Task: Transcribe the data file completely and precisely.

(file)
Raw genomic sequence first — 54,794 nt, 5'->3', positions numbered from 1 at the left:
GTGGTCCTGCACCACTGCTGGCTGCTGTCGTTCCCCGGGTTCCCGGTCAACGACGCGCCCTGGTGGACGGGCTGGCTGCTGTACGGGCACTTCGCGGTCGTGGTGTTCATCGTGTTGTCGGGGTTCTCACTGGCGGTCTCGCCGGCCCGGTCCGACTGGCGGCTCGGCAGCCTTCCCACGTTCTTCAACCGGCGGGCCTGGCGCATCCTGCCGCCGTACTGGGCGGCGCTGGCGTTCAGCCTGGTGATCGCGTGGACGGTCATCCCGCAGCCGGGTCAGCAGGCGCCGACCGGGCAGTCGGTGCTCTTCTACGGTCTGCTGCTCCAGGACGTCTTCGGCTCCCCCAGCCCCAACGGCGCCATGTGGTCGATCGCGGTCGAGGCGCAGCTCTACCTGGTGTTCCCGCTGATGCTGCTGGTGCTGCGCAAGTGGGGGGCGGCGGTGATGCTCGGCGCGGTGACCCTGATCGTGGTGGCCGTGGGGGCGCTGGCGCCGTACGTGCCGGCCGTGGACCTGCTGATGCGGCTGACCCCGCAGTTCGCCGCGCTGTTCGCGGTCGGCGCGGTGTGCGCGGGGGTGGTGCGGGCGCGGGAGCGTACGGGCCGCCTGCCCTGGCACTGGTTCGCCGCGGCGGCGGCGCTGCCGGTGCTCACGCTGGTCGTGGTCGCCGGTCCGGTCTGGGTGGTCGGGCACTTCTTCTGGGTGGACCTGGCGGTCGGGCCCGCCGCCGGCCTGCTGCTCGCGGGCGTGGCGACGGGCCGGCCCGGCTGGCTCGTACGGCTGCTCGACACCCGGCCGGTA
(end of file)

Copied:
Raw genomic sequence first — 54,794 nt, 5'->3', positions numbered from 1 at the left:
GTGGTCCTGCACCACTGCTGGCTGCTGTCGTTCCCCGGGTTCCCGGTCAACGACGCGCCCTGGTGGACGGGCTGGCTGCTGTACGGGCACTTCGCGGTCGTGGTGTTCATCGTGTTGTCGGGGTTCTCACTGGCGGTCTCGCCGGCCCGGTCCGACTGGCGGCTCGGCAGCCTTCCCACGTTCTTCAACCGGCGGGCCTGGCGCATCCTGCCGCCGTACTGGGCGGCGCTGGCGTTCAGCCTGGTGATCGCGTGGACGGTCATCCCGCAGCCGGGTCAGCAGGCGCCGACCGGGCAGTCGGTGCTCTTCTACGGTCTGCTGCTCCAGGACGTCTTCGGCTCCCCCAGCCCCAACGGCGCCATGTGGTCGATCGCGGTCGAGGCGCAGCTCTACCTGGTGTTCCCGCTGATGCTGCTGGTGCTGCGCAAGTGGGGGGCGGCGGTGATGCTCGGCGCGGTGACCCTGATCGTGGTGGCCGTGGGGGCGCTGGCGCCGTACGTGCCGGCCGTGGACCTGCTGATGCGGCTGACCCCGCAGTTCGCCGCGCTGTTCGCGGTCGGCGCGGTGTGCGCGGGGGTGGTGCGGGCGCGGGAGCGTACGGGCCGCCTGCCCTGGCACTGGTTCGCCGCGGCGGCGGCGCTGCCGGTGCTCACGCTGGTCGTGGTCGCCGGTCCGGTCTGGGTGGTCGGGCACTTCTTCTGGGTGGACCTGGCGGTCGGGCCCGCCGCCGGCCTGCTGCTCGCGGGCGTGGCGACGGGCCGGCCCGGCTGGCTCGTACGGCTGCTCGACACCCGGCCGGTA